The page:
Every morning millions of Americans reach for the worlds most popular drug to help them start their day.
"That drug is caffeine," said Dr. James Bibb, assistant professor of psychiatry at UT Southwestern Medical Center at Dallas. Bibb is one of the authors of a new report explaining how caffeine exerts its stimulatory effect by altering the biochemistry of the brain. The findings appear in an August issue of Nature.
"Caffeine is the most frequently self-administered drug in recreational use worldwide today," Bibb said. "And yet we know little about how caffeine works in the brain, whether with the kick from a double espresso or small jolts from tea or cola. We do know it is rewarding, can enhance cognition and performance, and induce dependence at the same time."
Ann Harrell | EurekAlert!
Microgel powder fights infection and helps wounds heal
14.11.2018 | Michigan Technological University
Spread of deadly eye cancer halted in cells and animals
13.11.2018 | Johns Hopkins Medicine
Biochips have been developed at TU Wien (Vienna), on which tissue can be produced and examined. This allows supplying the tissue with different substances in a very controlled way.
Cultivating human cells in the Petri dish is not a big challenge today. Producing artificial tissue, however, permeated by fine blood vessels, is a much more...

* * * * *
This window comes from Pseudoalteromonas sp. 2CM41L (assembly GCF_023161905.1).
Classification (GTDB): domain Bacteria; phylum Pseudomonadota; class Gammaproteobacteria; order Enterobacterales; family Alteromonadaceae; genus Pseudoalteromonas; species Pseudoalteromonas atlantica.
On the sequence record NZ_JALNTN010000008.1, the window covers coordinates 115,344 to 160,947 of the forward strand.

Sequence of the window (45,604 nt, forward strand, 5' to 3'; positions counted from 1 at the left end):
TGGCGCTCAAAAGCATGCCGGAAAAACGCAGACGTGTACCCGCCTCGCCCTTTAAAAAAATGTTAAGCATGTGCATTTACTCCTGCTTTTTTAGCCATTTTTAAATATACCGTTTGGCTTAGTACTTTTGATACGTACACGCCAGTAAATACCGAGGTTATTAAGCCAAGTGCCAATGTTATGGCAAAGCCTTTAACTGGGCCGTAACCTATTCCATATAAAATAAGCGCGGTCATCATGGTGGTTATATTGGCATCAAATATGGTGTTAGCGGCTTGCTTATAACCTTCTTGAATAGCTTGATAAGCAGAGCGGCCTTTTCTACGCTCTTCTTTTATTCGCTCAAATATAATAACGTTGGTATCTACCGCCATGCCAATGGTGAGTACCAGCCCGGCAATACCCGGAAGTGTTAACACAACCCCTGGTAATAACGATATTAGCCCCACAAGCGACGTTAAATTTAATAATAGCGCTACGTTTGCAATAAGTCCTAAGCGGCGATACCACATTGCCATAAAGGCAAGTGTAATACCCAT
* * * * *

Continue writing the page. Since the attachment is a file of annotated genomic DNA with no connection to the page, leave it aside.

Faster and secure data communication: This is the goal of a new joint project involving physicists from the University of Würzburg. The German Federal Ministry of Education and Research funds the project with 14.8 million euro.
In our digital world data security and secure communication are becoming more and more important. Quantum communication is a promising approach to achieve...
On Saturday, 10 November 2018, the research icebreaker Polarstern will leave its homeport of Bremerhaven, bound for Cape Town, South Africa.
When choosing materials to make something, trade-offs need to be made between a host of properties, such as thickness, stiffness and weight. Depending on the application in question, finding just the right balance is the difference between success and failure
Now, a team of Penn Engineers has demonstrated a new material they call "nanocardboard," an ultrathin equivalent of corrugated paper cardboard. A square...
Physicists at ETH Zurich demonstrate how errors that occur during the manipulation of quantum system can be monitored and corrected on the fly
The field of quantum computation has seen tremendous progress in recent years. Bit by bit, quantum devices start to challenge conventional computers, at least...
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14.11.2018 | Life Sciences